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Anterior and Posterior Vaginal Wall Prolapse

(Cystoceles, Urethroceles, Enteroceles, and Rectoceles)

By

Charlie C. Kilpatrick

, MD, MEd, Baylor College of Medicine

Last full review/revision Apr 2019| Content last modified Apr 2019
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Anterior and posterior vaginal wall prolapse involve protrusion of an organ into the vaginal canal. Anterior vaginal wall prolapse is commonly referred to as cystocele or urethrocele (when the bladder or urethra is involved). Posterior vaginal wall prolapse is commonly referred to as enterocele (when the small intestine and peritoneum are involved) and rectocele (when the rectum is involved). Symptoms include pelvic or vaginal fullness or pressure. Diagnosis is clinical. Treatment includes conservative management with observation, pessaries, pelvic muscle exercises, and sometimes surgery.

Cystocele, urethrocele, enterocele, and rectocele are particularly likely to occur together. Urethrocele is virtually always accompanied by cystocele (cystourethrocele).

Cystocele and cystourethrocele commonly develop when the pubocervical vesical fascia is weakened. Enterocele usually occurs after a hysterectomy. Weakness in the pubocervical fascia and rectovaginal fascia allows the apex of the vagina, which contains the peritoneum and small bowel, to descend. Rectocele results from disruption of the levator ani muscles.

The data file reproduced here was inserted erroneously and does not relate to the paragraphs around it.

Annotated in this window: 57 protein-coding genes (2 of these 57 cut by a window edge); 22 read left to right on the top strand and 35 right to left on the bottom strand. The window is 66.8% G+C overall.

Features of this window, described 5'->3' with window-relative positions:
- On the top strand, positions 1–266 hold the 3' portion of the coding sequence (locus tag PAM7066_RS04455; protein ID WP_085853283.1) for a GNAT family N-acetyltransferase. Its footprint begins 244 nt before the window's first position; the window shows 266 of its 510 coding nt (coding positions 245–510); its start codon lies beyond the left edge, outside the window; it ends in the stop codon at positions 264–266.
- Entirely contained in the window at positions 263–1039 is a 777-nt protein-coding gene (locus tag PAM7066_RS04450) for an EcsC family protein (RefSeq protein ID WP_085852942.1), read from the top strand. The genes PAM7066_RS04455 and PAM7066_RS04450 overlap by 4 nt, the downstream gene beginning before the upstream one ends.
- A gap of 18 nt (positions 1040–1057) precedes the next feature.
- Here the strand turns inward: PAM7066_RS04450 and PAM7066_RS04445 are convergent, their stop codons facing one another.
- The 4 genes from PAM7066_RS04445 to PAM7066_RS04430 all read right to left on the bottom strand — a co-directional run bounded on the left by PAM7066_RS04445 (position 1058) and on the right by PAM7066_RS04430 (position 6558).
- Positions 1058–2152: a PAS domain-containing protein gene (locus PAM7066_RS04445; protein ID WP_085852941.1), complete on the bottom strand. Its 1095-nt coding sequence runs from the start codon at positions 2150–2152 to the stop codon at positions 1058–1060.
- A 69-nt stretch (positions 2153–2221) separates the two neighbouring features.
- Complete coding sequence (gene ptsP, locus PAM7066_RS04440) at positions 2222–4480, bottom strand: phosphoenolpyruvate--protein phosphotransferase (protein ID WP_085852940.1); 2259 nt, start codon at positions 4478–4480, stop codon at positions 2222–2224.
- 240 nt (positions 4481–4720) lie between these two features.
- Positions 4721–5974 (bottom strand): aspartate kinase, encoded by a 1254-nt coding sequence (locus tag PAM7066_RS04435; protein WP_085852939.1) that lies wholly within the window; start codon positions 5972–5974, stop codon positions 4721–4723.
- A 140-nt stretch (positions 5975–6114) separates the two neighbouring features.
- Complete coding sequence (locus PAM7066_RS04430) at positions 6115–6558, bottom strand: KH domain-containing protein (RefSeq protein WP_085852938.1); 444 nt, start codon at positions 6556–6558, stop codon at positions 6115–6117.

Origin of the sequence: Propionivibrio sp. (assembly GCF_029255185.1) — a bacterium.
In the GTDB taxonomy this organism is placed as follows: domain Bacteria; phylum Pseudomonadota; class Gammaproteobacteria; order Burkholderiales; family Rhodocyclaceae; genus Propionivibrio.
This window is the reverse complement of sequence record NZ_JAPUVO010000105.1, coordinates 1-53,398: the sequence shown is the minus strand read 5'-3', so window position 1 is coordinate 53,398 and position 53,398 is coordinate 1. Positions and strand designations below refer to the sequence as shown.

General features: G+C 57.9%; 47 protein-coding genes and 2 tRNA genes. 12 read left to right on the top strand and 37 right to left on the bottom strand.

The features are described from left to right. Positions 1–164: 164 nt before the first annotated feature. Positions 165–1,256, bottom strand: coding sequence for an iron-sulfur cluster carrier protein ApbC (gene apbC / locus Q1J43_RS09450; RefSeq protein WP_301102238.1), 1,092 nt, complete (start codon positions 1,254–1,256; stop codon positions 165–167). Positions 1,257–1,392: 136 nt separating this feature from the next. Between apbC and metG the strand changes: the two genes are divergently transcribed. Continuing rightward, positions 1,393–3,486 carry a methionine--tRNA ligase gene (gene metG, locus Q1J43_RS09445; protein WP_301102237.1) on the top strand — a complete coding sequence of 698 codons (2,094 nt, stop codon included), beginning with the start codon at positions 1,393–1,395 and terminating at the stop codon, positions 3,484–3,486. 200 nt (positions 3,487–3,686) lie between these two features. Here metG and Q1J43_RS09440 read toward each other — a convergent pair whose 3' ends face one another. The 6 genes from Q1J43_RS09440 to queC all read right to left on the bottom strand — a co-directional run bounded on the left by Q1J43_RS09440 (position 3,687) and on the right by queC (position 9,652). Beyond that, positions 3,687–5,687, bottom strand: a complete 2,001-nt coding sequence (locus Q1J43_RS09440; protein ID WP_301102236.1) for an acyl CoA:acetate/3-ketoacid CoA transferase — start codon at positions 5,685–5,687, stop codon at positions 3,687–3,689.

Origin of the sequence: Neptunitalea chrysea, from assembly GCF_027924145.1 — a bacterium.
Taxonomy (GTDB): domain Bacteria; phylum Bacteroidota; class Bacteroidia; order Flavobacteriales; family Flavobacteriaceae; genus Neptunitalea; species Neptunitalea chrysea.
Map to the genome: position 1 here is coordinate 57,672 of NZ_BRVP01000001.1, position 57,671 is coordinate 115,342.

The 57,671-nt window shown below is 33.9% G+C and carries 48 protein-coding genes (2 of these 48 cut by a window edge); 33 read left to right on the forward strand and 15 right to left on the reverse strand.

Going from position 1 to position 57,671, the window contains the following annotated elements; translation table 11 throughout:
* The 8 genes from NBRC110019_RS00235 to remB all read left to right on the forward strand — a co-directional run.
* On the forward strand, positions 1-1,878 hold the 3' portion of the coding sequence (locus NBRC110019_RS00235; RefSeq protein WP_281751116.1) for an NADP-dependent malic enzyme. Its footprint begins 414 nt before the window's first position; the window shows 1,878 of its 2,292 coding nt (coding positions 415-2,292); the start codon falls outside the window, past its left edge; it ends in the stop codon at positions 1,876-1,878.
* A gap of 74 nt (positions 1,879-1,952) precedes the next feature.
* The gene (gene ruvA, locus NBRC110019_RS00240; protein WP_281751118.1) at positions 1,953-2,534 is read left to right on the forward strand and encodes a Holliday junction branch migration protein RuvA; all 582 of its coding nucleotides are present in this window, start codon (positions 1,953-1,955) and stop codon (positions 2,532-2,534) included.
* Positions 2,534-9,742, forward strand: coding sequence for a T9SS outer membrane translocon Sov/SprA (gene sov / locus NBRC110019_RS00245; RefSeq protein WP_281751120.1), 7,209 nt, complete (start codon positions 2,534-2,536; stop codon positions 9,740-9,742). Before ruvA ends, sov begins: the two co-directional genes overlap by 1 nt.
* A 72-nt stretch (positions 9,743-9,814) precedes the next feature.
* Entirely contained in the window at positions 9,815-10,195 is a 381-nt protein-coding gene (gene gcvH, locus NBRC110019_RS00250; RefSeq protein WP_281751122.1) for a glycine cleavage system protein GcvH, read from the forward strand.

Risk factors for vaginal wall prolapse are

  • Age

  • Obesity

  • Vaginal delivery

Severity of vaginal wall prolapse can be graded by the Baden-Walker system, which is based on level of protrusion:

  • Grade 0: No prolapse

  • Grade 1: Halfway to the hymen

  • Grade 2 : To the hymen

  • Grade 3 : Halfway past the hymen

  • Grade 4: Maximal possible

Although the Baden-Walker system is commonly used, it is an older classification system that is not reproducible; thus, professional organizations recommend the Pelvic Organ Prolapse-Quantification (POP-Q) system. The POP-Q system is a more reliable and reproducible classification system that is based on predefined anatomic landmarks:

  • Stage 0: No prolapse

  • Stage I: Most distal prolapse is more than 1 cm above the hymen

  • Stage II: Most distal prolapse is between 1 cm above and 1 cm below the hymen

  • Stage III: Most distal prolapse is more than 1 cm below hymen but 2 cm shorter than total vaginal length

  • Stage IV: Complete eversion

Symptoms and Signs

Pelvic or vaginal fullness, pressure, and a sensation of organs falling out are common. Organs may bulge into the vaginal canal or through the vaginal opening (introitus), particularly during straining or coughing. Dyspareunia can occur.

Mild cases may not cause symptoms until women become older.

Stress urinary incontinence can accompany pelvic organ prolapse.

Enteroceles may cause lower back pain. Rectoceles may cause constipation and incomplete defecation; patients may have to manually press the posterior vaginal wall to defecate.

Diagnosis

  • Examination of the anterior or posterior vaginal wall while patients strain

Diagnosis of vaginal wall prolapse is confirmed by examination.

Cystoceles and cystourethroceles are detected by applying a single-bladed speculum against the posterior vaginal wall while patients are in the lithotomy position. Asking patients to strain makes cystoceles or cystourethroceles visible or palpable as soft reducible masses bulging into the anterior vaginal wall.